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Light Peak Demo  (Source: CNET)
Support for USB 3.0 by Intel could be as far out as 2012

Intel is an innovator in the computer market and has been for years, despite issues with anticompetitive practices around the world. Intel currently supports USB 2.0 and other connectivity like FireWire and eSATA in its mobile chipsets.

However, Intel has not offered support for the new USB 3.0 interface in its chipsets and the few machines on the market with USB 3.0 support are doing so using third-party chipsets. On-chip support for USB 3.0 from Intel is thought to be as far out as 2012. Intel is talking up its own much faster competing standard to USB 3.0 known as Light Peak. Light Peak first surfaced earlier this year and was thought to be coming in late 2010.

That date was later pushed and 
CNET News reports that Light Peak is now ready to hit the market by the middle of 2011. One industry source cited by CNET claims that support will come in the first part of the year, not the later part meaning it could be right around the corner.

Light Peak is much faster than USB 3.0 with speeds up to 10Gbps. Industry heavyweight Apple is not supporting USB 3.0 on its computers, but it is expected to fully support Light Peak and the thought is that Apple may even be the first computer maker to offer the tech on a computer. Intel has already stated when Light Peak was first unveiled that "Apple is an innovating force in the industry."

Officially Intel still has plans to support USB 3.0 reports 
CNET. An Intel spokesperson said, "We are absolutely committed to USB 3.0 and beyond that." Exactly when that commitment will start is the big question and it appears the start will be after Light Peak has time to take hold in the market.



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RE: anticompetitive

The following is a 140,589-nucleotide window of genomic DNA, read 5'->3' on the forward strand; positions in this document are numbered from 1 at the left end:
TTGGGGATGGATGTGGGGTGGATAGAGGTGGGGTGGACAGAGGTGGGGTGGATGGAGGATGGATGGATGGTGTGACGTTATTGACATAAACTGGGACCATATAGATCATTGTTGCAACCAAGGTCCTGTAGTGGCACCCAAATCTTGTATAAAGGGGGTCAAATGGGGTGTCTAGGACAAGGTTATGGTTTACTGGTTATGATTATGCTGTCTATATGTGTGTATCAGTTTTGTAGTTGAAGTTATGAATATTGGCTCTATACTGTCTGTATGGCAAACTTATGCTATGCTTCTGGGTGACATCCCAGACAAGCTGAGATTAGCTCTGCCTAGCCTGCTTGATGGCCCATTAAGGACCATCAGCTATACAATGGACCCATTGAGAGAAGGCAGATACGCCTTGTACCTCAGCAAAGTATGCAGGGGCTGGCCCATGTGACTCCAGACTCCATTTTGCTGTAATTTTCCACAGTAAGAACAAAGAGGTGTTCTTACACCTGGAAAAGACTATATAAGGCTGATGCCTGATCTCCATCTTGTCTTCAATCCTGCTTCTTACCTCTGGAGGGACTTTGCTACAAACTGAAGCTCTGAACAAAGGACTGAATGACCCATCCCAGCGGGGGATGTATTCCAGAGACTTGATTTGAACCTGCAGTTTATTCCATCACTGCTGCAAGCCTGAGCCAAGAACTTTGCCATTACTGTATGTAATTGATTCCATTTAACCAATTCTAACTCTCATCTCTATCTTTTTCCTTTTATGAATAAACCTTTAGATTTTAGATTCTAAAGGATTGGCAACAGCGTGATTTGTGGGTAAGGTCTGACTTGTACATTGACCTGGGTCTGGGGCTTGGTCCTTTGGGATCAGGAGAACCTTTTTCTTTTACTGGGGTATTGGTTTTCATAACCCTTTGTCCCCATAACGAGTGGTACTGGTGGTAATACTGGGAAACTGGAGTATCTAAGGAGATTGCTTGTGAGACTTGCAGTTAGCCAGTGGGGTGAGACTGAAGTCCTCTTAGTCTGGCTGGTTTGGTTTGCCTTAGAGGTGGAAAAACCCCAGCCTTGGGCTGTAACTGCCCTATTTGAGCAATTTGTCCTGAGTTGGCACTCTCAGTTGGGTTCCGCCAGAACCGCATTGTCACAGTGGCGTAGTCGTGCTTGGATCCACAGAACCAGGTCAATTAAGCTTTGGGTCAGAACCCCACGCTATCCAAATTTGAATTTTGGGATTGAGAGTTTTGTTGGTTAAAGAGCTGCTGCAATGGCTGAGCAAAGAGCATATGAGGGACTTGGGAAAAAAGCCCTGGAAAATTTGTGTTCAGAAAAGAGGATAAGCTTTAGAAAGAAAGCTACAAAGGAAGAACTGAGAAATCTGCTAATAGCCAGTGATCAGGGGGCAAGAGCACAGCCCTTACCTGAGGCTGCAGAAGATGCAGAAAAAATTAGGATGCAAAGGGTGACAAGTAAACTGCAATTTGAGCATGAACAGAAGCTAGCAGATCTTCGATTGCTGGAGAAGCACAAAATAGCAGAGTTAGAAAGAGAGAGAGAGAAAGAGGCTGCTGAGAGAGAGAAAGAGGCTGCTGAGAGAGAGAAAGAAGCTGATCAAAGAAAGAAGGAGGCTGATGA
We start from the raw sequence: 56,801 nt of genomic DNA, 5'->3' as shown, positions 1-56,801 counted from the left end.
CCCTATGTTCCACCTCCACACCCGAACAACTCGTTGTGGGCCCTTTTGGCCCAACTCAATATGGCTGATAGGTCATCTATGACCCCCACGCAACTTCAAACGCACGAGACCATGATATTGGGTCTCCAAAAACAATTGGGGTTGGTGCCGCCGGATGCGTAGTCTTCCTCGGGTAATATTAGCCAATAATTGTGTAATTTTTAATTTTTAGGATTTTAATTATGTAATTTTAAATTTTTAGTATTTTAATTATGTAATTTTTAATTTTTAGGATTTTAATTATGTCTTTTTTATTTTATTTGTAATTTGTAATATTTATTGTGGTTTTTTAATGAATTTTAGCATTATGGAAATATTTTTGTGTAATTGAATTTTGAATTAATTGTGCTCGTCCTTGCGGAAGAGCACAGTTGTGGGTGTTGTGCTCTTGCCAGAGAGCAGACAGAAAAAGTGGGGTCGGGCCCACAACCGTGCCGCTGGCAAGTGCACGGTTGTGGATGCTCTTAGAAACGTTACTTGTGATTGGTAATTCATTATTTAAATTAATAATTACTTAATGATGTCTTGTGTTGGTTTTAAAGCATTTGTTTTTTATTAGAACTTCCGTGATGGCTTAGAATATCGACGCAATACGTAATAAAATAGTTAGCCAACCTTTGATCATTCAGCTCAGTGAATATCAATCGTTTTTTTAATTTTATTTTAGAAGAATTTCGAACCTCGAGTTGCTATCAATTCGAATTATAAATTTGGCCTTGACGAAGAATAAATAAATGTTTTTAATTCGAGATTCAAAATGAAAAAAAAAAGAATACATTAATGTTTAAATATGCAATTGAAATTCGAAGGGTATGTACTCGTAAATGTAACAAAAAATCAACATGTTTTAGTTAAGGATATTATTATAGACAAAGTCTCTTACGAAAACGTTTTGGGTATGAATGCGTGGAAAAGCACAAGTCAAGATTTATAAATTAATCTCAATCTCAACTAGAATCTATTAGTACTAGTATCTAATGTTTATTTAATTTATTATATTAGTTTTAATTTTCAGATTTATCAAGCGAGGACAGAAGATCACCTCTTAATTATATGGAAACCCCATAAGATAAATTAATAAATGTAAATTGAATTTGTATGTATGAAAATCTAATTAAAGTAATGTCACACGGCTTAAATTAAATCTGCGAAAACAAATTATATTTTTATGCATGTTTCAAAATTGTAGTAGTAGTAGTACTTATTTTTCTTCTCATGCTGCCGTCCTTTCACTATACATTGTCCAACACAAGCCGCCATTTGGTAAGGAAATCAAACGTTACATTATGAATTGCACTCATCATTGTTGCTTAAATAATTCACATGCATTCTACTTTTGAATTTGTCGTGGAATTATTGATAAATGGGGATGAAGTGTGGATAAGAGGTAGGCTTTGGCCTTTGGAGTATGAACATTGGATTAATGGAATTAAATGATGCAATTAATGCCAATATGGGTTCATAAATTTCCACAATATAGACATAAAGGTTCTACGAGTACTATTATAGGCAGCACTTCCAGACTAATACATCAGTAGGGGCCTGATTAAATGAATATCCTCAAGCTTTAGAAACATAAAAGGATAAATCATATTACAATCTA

By Motley on 11/4/2010 2:47:21 PM , Rating: 3
Just because the biggest entity in a field decides to delay or not implement a technology doesn't make them anti-competitive. They are not forcing AMD to not implement anything, nor are they manipulating the marketplace outside of what they themselves do.

How is this anti-competitive?

What makes this a "mass standard", and how fast is required by you before it's not considered delayed? Please state your experiences in chip design, processes, testing, and rollout on a global scale so we can compare it to Intels. If you are really that good, we welcome you to roll out your own chipset and beat Intel to the punch; You could make gabjillions.


RE: anticompetitive
By omnicronx on 11/4/2010 3:14:24 PM , Rating: 1
quote:
How is this anti-competitive?
How is The biggest entity in the field writing the book on how to implement said technology and not implementing it themselves while they develop another set of technology and release it first not anti competitive?

Sure AMD has USB3 all to themselves for now, but what happens when Intel releases their solution a year before USB3 is implemented into Intel chipsets? That means that 80% of computers sold could come with Intel's technology and not USB3.

They could easily have more market saturation in that one year, than AMD and its less than 20% share can accomplish in many.


RE: anticompetitive
By omnicronx on 11/4/2010 3:17:15 PM , Rating: 2
I have no specific problem with either techology, but it seems to me that Intel has zero excuse not to integrate USB3 other than to leverage their own products using their market dominance.

Or can anyone else give me a reason as to why the company that had full access to the not only the USB3 spec but the implementation spec more than 2 years ago could not beat those waiting on Intel for one of the specifications to the market.


RE: anticompetitive
By someguy123 on 11/4/2010 6:45:46 PM , Rating: 3
This isn't anti-competitive, it's basic competition. They're in no way hampering USB3 adoption by forcing 3rd parties to choose either-or (like they did with their anti-amd kickbacks), and they're not sabotaging or hiding implementation information from anyone. Using their market position to push lightpeak adoption does automatically equate to stifling USB3.0 adoption, especially when you're already seeing 3.0 being offered on intel platforms by other companies before lightpeak has been released.

It's fair game to not implement USB3 as a standard on their products if they don't choose to do so because, regardless of how low the cost is, its still an additional cost to implement.


RE: anticompetitive
By someguy123 on 11/4/2010 6:46:32 PM , Rating: 2
quote:
does automatically equate to stifling USB3.0 adoption
>

should be "does not".


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